Having grown up in the mostly Methodist and Baptist South, I grew up a culture that had no problem talking about the devil or Satan. If you are starting to doubt yourself or are feeling abandoned in some way, a Southerner has no problem declaring, “That’s just the devil trying to pull you away from the Lord.” My experience in the mid-Atlantic and Northeast, and especially with Episcopalians in those areas, is that people are not as comfortable talking about the devil and labeling the devil’s work in our lives. I am not sure why we get so skittish talking about the devil. Even the Great Litany, which we pray this morning, makes us uncomfortable with all its “devil” references. My suspicion is that our hesitancy is a fear of sounding superstitious or a general lack of understanding or comfort with talking about the devil. Perhaps we are not even sure the devil exists. I too find myself in the camp of having a difficult time wrapping my head around the concept of the devil. But I must also admit that when I have been told that my current troubles were due to the devil meddling in my relationship with God, I have felt better. There is something quite freeing about naming the devil in the midst of our lives.
Our gospel lesson today highlights why we are so skittish about the devil. The devil works in the thin space between good and evil. For example, the three temptations of Jesus from the devil are just ambiguous enough that Jesus could reason his way into responding positively to the devil. First the devil asks Jesus to turn a stone into bread. Now if Jesus decides to do such a thing for himself, who is famished from fasting for forty days, we could see his action as self-serving and certainly in line with the devil. But if Jesus turns the “abundant stones that cover Israel’s landscape into ample food to feed the many hungry people in a land often wracked by famine,”[i] then in good conscience, he might begin to consider the devil’s tempting offer.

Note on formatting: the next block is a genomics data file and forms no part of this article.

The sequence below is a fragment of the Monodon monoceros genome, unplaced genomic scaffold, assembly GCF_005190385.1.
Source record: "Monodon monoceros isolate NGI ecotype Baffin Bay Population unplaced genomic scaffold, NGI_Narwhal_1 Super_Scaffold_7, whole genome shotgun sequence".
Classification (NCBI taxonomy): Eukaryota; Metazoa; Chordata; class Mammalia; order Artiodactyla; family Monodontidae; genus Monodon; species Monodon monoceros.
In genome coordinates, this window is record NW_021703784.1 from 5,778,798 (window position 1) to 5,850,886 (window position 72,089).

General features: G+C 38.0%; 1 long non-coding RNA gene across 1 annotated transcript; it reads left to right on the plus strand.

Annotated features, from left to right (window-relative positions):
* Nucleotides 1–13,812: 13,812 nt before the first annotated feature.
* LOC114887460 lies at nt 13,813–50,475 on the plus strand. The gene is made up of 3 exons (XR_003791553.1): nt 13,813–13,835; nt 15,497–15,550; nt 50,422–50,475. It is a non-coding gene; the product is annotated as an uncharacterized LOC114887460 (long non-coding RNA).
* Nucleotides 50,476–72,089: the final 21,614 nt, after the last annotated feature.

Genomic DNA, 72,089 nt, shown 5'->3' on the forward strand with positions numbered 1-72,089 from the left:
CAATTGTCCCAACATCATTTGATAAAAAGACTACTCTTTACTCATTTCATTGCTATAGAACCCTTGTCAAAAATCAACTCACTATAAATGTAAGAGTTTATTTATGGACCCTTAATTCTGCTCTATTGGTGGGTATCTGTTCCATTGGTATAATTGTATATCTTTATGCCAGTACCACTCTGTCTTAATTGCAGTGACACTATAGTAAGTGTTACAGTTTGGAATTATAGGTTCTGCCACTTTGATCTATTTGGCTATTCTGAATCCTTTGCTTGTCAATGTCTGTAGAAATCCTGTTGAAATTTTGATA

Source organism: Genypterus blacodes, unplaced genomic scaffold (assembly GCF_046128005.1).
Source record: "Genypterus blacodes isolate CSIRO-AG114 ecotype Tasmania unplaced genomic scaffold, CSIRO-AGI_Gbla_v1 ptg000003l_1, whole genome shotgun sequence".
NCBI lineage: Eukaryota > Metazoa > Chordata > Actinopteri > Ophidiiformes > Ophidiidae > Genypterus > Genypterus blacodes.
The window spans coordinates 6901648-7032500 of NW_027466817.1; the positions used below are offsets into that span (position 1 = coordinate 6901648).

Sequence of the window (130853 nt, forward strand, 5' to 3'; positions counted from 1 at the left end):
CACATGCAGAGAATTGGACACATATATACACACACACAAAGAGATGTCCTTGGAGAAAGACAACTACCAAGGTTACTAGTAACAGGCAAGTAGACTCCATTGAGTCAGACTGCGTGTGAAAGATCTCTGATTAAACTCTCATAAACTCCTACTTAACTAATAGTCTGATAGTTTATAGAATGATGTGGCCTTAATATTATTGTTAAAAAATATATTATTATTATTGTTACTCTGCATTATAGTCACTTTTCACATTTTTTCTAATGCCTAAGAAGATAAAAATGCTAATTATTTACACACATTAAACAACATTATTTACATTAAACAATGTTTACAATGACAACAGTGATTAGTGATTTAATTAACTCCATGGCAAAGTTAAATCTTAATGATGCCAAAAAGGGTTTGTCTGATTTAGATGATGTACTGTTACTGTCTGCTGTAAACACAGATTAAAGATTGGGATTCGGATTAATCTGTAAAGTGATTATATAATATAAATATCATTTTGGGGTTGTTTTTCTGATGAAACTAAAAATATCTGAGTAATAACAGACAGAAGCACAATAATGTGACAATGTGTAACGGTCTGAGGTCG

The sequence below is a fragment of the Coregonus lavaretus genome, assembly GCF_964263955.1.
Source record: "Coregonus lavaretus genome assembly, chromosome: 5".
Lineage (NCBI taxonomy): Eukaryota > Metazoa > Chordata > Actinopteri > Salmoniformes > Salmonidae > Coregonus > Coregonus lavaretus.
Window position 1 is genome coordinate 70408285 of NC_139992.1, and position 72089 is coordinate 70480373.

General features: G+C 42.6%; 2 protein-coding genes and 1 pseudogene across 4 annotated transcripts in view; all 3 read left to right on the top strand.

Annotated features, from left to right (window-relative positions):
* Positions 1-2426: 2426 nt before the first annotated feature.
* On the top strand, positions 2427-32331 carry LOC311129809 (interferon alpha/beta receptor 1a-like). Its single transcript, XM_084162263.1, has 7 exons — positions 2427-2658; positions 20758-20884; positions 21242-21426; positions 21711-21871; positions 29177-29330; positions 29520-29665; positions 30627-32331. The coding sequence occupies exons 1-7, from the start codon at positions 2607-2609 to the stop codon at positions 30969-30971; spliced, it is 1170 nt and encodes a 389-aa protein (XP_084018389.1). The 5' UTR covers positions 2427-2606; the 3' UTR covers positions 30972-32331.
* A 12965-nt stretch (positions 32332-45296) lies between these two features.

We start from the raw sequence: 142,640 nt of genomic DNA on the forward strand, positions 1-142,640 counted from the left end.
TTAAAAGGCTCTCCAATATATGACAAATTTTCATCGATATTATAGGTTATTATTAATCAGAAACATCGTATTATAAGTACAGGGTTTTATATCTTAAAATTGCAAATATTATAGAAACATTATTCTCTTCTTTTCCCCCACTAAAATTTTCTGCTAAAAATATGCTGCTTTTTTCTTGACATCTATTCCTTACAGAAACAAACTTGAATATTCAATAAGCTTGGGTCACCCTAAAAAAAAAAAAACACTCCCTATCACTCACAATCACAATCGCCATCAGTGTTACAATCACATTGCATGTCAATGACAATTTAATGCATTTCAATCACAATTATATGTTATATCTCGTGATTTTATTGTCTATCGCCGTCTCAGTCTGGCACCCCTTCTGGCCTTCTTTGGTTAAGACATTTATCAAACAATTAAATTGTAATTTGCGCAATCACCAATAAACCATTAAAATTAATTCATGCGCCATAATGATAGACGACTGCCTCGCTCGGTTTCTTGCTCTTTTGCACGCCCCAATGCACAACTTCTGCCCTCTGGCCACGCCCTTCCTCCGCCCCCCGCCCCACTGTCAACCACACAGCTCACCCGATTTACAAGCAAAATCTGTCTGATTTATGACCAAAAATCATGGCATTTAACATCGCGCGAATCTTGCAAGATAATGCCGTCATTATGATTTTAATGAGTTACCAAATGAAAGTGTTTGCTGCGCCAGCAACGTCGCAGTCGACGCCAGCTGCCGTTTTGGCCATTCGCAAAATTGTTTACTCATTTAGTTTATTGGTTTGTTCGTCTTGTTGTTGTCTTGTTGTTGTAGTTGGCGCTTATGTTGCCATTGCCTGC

Next, the devil tempts Jesus with the power to rule over all the kingdoms of the world. Now if Jesus decides to take such authority out of a desire for power and greed, we could easily deem his action as rooted in self-serving sin. But, if Jesus agrees to take that authority so that he can rule the world with justice, then the deal with the devil becomes a bit murkier. If you remember, at the time of the Gospel, the land is under the heavy hand of Rome.[ii] Jesus could easily turn their suffering to justice if he accepts the devil’s offer.
Finally, the devil tempts Jesus to prove God’s protective care. Now if Jesus were jumping from the pinnacle of the temple just to show off how protected he is, then we could judge Jesus to be behaving in a sinful way. But Jesus is committing to a tremendous journey. Jesus might like some assurance that God will care for him. In this light, the request does not seem like that much to ask.
The temptations for Jesus are not unlike the ways that the devil tempts Adam and Eve so many years before. What the devil does is plant a seed of doubt, making Adam and Eve wonder why God would keep such beautiful fruit from them – why God would keep the truth from them about the tree. The devil’s work is to constantly keep picking away at trusting relationship with God, fostering mistrust between God and God’s people.[iii]